Lambda Legal Assists Gay Orange County Man Whose Domestic Partner Never Registered Their Partnership with the State
(Santa Ana, CA, March 28, 2007) — Lambda Legal filed papers today in the California Court of Appeal, 4th District, 3rd Division, seeking the same protections for domestic partners who thought their relationships were registered with the state but were not as California family law provides to people who believed they were married but were not.
“Without access to marriage, same-sex couples are left with an inferior, confusing system that causes people like our client to fall through the cracks,” said Lambda Legal Staff Attorney Tara Borelli, based in the organization’s Western Regional Office in Los Angeles. “In addition to dealing with what amounts to a divorce, people like Darrin Ellis have the additional burden of demonstrating to the state why they should be treated as spouses are when they honestly thought they were married, but for one technical legal reason or another were not.”
Darrin Ellis and David Arriaga were in a committed relationship for five and a half years. On August 14, 2003, Ellis and Arriaga met with their attorney to execute estate planning documents and their Declaration of Domestic Partnership. Arriaga was to send the notarized form to the California Secretary of State's office, and Ellis believed Arriaga had done so. It was not until the relationship ended in 2006 that Arriaga informed Ellis he had never mailed the Declaration of Domestic Partnership to the Secretary of State. Ellis filed a petition for Dissolution of Domestic Partnership (the equivalent to a divorce) on September 8, 2006. On October 24, 2006 Arriaga asked the court to dismiss the petition, arguing that no domestic partnership had been created because he never sent the notarized form to the Secretary of State. The trial court agreed with Arriaga's interpretation of California's domestic partnership law and dismissed the case on February 2, 2007. Lambda Legal is appealing that dismissal.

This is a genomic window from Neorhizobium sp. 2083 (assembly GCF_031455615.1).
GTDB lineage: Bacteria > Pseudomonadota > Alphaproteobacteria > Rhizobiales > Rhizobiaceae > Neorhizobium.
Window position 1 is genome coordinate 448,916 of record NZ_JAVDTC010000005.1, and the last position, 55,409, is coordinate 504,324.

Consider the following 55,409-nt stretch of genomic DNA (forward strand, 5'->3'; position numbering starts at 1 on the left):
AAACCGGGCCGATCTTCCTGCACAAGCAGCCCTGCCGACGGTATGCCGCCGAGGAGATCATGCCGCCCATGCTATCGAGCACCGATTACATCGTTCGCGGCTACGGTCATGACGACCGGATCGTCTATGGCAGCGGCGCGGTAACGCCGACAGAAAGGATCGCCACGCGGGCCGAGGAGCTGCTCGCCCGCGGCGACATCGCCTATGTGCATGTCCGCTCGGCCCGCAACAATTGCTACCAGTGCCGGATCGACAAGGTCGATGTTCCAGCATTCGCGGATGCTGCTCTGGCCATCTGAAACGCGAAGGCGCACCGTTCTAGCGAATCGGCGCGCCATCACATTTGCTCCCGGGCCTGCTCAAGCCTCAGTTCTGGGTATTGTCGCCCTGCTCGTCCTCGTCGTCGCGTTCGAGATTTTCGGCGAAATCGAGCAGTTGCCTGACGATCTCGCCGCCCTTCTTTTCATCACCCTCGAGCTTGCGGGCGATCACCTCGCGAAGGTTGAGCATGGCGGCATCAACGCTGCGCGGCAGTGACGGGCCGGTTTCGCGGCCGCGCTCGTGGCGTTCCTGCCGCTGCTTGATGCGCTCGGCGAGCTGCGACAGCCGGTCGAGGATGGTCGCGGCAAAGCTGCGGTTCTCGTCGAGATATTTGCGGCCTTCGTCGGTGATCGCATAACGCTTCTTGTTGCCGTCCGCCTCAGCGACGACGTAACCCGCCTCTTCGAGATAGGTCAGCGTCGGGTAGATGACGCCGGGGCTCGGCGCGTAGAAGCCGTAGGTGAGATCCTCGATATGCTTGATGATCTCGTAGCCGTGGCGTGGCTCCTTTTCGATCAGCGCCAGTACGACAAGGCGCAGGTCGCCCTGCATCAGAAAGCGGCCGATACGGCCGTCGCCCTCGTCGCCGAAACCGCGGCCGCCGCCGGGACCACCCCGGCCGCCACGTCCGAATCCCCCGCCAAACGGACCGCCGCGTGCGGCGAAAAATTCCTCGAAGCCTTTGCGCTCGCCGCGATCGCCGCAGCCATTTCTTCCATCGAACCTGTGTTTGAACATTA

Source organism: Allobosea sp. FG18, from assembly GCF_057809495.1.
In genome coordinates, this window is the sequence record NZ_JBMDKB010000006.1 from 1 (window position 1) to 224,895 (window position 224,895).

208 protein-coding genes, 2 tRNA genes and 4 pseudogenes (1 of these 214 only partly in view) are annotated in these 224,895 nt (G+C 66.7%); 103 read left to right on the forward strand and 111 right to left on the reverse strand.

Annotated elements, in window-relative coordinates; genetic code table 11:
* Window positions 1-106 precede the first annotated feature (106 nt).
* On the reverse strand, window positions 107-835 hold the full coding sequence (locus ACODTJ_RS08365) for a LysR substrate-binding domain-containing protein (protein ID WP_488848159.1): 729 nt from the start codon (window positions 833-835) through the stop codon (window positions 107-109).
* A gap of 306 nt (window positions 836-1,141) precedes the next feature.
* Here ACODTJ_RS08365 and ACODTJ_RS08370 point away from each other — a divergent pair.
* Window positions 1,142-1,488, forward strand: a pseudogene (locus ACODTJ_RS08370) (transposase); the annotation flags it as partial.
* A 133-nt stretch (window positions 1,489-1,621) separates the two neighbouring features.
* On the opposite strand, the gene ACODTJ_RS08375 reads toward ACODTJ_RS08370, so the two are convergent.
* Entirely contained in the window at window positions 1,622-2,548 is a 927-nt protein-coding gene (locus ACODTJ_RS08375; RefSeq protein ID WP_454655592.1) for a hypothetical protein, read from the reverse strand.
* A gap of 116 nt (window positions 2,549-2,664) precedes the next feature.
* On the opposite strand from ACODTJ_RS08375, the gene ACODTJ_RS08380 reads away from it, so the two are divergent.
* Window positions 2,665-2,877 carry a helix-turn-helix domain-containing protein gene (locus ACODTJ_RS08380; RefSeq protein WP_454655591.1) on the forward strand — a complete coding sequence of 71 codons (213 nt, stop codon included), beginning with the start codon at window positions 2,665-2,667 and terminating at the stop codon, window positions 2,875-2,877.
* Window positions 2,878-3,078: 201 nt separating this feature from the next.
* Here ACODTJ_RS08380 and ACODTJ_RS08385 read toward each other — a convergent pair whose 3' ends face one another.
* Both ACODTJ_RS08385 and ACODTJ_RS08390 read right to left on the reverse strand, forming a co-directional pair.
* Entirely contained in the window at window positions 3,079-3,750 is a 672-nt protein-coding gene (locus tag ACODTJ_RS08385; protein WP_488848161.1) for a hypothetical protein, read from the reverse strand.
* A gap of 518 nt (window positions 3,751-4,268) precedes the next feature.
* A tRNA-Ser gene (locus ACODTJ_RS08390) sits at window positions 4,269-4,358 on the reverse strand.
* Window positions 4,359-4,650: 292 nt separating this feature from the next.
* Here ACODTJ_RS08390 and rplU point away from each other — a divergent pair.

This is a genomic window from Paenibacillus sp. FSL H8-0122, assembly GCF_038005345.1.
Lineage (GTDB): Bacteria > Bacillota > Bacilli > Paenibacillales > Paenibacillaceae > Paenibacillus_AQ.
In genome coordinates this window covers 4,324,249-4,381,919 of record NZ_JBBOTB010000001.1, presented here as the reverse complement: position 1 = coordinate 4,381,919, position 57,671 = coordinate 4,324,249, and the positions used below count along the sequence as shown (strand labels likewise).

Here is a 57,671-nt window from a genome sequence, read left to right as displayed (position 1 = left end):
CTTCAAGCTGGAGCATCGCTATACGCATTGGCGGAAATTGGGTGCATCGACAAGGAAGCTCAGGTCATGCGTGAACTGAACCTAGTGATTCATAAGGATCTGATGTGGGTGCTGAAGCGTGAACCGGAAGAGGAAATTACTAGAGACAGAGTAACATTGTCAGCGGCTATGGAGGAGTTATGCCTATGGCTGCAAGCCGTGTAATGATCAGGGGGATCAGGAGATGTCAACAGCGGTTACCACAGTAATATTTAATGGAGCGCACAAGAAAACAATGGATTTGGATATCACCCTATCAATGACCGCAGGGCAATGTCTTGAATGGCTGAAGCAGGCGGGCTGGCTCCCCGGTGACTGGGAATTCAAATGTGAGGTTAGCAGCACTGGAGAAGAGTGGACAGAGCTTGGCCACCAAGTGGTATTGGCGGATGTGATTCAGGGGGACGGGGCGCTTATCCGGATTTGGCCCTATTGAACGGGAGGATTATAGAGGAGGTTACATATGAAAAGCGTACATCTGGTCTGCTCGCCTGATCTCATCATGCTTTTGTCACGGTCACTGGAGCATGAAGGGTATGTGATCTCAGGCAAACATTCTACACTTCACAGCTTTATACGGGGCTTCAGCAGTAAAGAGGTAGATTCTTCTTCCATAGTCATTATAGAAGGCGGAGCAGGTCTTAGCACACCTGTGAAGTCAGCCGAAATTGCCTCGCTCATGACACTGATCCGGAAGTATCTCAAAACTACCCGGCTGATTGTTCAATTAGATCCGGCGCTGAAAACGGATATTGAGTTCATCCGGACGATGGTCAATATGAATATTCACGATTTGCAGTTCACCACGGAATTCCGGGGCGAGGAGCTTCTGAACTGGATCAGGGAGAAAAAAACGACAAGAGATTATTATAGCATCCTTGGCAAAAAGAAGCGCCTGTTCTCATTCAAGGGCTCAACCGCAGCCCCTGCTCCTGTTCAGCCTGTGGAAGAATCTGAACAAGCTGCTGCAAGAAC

Borelli noted that people in different-sex relationships who believed they were married and have lived their life as married only to find out later that their marriage was not valid are protected by California's "putative spouse doctrine." Lambda Legal will argue that California law should protect domestic partners similarly, and that the trial court's interpretation of the domestic partnership law raises serious constitutional questions.
"It is both ironic and hurtful that I have to justify my relationship in the eyes of the law at the very time that it is ending and I am trying to move on with my life in as smooth and fair a way as possible," said Ellis. "This double standard under the law couldn't come at a more painful time for me."
Lambda Legal Staff Attorney Tara Borelli is lead counsel on Ellis v. Arriaga. She is assisted by Lambda Legal Senior Counsel Jennifer C. Pizer and co-counsel Reba Birmingham and Audrey Stephanie Loftin of Long Beach Law, Inc., APLC.
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Lisa Hardaway: 212-809-8585 ext. 266; email@example.com.
Lambda Legal is a national organization committed to achieving full recognition of the civil rights of lesbians, gay men, bisexuals, transgender people and those with HIV through impact litigation, education and public policy work..